Taking In The Good

The Zen Buddhist monk Thich Nhat Hanh often speaks of “watering the good seeds” that lie within all of us. He explains that there are all sorts of seeds: some may be positive, such as seeds of compassion, happiness, love; while other seeds may be negative, such as seeds of greed, anger and intolerance. Each seed has the potential to sprout, grow and bare fruit, depending on the energy and focus that we feed them with. In this way, we have the potential to grow qualities that enrich our lives, rather than hinder them.

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This teaching really came to life for me when I heard Rick Hanson speak at the 2015 Mindfulness Association’s Summer conference. Rick is a neuropsychologist who specializes in contemplative practices and while speaking at the conference, he explained that “inner strengths are grown from experiences of them”. So, if you experience compassion, you grow compassion; if you experience happiness, you grow happiness; if you experience love, you grow love. States become traits.

He then outlined a quick practice called Taking in the Good to encourage these states to become traits:

First, you notice when you are experiencing something good: a moment of kindness, a feeling of happiness or contentment, joy or gratitude and appreciation.

Second, you savour this experience. You really get in touch with what this experience feels like in the body, the thoughts that surround this experience, the emotional undertones and then thoroughly and unabashedly enjoy it.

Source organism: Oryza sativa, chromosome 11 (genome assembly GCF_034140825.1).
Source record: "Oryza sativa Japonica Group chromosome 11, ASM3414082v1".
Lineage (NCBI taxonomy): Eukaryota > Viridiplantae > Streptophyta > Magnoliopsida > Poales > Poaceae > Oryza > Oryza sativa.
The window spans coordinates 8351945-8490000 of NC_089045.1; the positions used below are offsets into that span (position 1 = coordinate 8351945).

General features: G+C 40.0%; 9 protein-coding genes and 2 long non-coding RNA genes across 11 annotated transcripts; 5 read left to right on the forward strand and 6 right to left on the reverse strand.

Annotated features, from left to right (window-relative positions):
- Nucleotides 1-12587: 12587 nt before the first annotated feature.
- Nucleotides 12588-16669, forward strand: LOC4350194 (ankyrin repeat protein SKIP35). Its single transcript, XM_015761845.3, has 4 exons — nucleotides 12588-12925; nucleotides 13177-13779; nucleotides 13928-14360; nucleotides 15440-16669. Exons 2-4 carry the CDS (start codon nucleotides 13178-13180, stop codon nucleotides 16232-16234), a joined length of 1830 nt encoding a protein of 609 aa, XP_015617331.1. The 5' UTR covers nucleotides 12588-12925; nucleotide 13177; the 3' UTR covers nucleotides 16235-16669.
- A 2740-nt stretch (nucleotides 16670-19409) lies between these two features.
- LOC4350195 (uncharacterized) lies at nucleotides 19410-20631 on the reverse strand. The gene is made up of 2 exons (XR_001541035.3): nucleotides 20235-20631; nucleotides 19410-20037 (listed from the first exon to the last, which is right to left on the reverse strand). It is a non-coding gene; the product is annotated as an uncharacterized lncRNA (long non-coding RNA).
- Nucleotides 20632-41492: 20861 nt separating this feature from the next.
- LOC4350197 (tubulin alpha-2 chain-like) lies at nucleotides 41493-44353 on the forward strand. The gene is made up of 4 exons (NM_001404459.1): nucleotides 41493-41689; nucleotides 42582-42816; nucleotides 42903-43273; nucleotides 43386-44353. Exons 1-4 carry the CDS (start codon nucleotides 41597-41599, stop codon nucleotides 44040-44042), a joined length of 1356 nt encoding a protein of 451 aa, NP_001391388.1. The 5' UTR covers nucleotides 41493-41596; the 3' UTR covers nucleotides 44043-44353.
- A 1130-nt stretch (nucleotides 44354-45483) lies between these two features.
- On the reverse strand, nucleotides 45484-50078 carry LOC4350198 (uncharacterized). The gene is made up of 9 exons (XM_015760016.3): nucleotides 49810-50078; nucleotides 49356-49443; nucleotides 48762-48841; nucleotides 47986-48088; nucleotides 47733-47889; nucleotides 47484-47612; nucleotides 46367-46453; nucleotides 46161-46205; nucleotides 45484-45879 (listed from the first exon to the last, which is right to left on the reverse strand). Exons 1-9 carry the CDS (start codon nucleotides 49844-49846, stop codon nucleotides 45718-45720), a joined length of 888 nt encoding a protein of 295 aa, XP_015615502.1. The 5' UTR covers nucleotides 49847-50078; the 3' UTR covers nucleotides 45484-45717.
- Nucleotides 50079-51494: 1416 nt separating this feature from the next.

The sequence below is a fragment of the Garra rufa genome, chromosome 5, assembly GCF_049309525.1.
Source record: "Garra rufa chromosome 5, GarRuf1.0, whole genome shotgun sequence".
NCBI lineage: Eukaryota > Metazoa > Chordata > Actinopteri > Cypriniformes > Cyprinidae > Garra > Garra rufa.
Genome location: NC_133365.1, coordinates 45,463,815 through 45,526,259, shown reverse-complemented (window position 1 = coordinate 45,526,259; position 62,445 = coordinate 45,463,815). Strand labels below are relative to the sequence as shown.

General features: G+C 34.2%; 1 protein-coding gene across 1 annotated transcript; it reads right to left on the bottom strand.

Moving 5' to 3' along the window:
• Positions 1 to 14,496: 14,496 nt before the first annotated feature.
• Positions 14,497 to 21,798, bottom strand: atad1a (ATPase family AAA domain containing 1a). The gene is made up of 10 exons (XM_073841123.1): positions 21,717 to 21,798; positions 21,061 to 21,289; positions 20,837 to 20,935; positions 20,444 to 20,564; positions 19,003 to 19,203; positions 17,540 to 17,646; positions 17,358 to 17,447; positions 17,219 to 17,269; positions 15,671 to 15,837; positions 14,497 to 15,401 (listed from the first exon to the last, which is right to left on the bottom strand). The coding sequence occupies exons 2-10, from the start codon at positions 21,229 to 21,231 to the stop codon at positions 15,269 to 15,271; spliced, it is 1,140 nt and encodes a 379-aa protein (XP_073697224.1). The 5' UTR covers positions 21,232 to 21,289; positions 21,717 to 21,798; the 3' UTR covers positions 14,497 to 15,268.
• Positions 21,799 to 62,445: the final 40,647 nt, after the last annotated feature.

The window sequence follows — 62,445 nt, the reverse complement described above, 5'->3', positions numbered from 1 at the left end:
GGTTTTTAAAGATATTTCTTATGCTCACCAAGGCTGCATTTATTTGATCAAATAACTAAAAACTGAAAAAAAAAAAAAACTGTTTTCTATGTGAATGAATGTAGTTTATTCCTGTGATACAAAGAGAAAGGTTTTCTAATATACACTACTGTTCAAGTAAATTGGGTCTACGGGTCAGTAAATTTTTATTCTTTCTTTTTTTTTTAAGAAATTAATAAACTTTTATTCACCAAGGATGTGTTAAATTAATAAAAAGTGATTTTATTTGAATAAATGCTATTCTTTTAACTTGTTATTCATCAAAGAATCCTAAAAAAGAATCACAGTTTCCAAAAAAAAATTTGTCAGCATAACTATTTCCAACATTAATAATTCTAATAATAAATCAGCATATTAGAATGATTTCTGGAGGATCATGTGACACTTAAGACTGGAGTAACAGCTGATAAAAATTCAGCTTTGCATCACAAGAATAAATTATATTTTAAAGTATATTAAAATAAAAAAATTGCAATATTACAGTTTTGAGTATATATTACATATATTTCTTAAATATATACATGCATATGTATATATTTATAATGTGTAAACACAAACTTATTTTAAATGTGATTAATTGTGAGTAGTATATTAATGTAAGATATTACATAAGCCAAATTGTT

Third, you give it 10 to 15 seconds to really install or to sink in.

Rick explains that by following these three instructions, we are physically changing the neuropathways in the brain and creating new habitual patterning: positive mind habits. And many small moments of happiness lead to wellbeing.

This week’s challenge is to see if we can Taking in the Good once a day. So, we might set the intention to notice any moment that we feel happy or grateful, and then move into savouring the moment for 10 to 15 seconds and to see if we can feel the satisfaction of knowing that we are actively working on changing our brains!

Let us know how you get on!

*For Rick’s full presentation from the 2015 Summer conference, log on to the membership site where there is a complete video archive.

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